What is the role of IV regional sympathetic blocks in the treatment of complex regional pain syndrome (CRPS)?

Updated: Jun 20, 2018
  • Author: Gaurav Gupta, MD; Chief Editor: Stephen A Berman, MD, PhD, MBA  more...
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Studies assessing IV regional sympathetic blocks have been performed using several agents. Guanethidine is thought to act by depleting norepinephrine, although the drug has also been shown to have serotonergic and anticholinergic activity. [110] In a literature review, 7 controlled trials concluded that IV regional blocks with guanethidine provide little analgesia compared with a placebo or no treatment. [111, 112, 113, 114, 115, 116, 117, 76] One study demonstrated that applying a series of guanethidine blocks did not result in a better outcome than using just one. [117]

Bretylium has also been used to achieve an IV regional sympathetic block. Its proposed mechanism of action is thought to be similar to guanethidine's. A single non‑placebo-controlled study of IV bretylium regional sympathetic block compared bretylium with lidocaine in 12 patients and reported that bretylium resulted in a significantly longer duration of pain relief. [118]

Other controlled trials compared different agents that can be used for IV regional sympathetic blocks, including droperidol, ketanserin, reserpine, and atropine. [1] Droperidol, an alpha-adrenergic antagonist, provided no pain relief for 6 patients who responded to prior stellate ganglion blocks. [119] Ketanserin, a serotonin type-2 antagonist, was studied in 9 patients who reported significant pain relief for several weeks compared with saline. [120] Two controlled studies assessed reserpine, another norepinephrine-depleting drug, in patients who experienced prior relief from stellate ganglion blocks, but these studies reported no significant pain relief. [112, 113] No pain relief from anticholinergic atropine was reported in patients who had previously responded to IV guanethidine regional sympathetic blockade, either. [121]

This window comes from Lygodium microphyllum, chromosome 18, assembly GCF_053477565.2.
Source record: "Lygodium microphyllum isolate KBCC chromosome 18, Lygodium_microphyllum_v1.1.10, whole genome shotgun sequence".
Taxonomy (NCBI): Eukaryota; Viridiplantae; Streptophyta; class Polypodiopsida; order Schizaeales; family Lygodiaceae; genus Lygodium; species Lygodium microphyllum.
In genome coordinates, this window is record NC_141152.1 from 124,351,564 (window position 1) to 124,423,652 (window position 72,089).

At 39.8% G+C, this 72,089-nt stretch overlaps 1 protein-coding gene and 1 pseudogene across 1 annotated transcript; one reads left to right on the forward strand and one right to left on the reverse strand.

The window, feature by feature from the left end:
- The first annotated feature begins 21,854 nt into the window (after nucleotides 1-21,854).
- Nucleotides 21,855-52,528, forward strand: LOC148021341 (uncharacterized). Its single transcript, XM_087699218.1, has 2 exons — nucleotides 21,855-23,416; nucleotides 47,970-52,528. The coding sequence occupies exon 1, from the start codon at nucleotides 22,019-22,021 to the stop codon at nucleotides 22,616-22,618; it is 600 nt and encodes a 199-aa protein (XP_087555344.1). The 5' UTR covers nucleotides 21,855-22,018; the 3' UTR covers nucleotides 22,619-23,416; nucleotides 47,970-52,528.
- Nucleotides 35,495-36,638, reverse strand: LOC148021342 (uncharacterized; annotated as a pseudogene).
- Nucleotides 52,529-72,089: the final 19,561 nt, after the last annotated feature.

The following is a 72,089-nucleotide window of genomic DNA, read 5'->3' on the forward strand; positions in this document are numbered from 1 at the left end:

Another significant question is the mechanism of pain relief with IV regional sympathetic blocks. The beneficial responses associated with this procedure may result solely from the ischemic tourniquet block rather than the injected medication. Significant A-β and A-δ fiber conduction blockage with clinically evident sensory changes has been demonstrated with only a tourniquet. [122]

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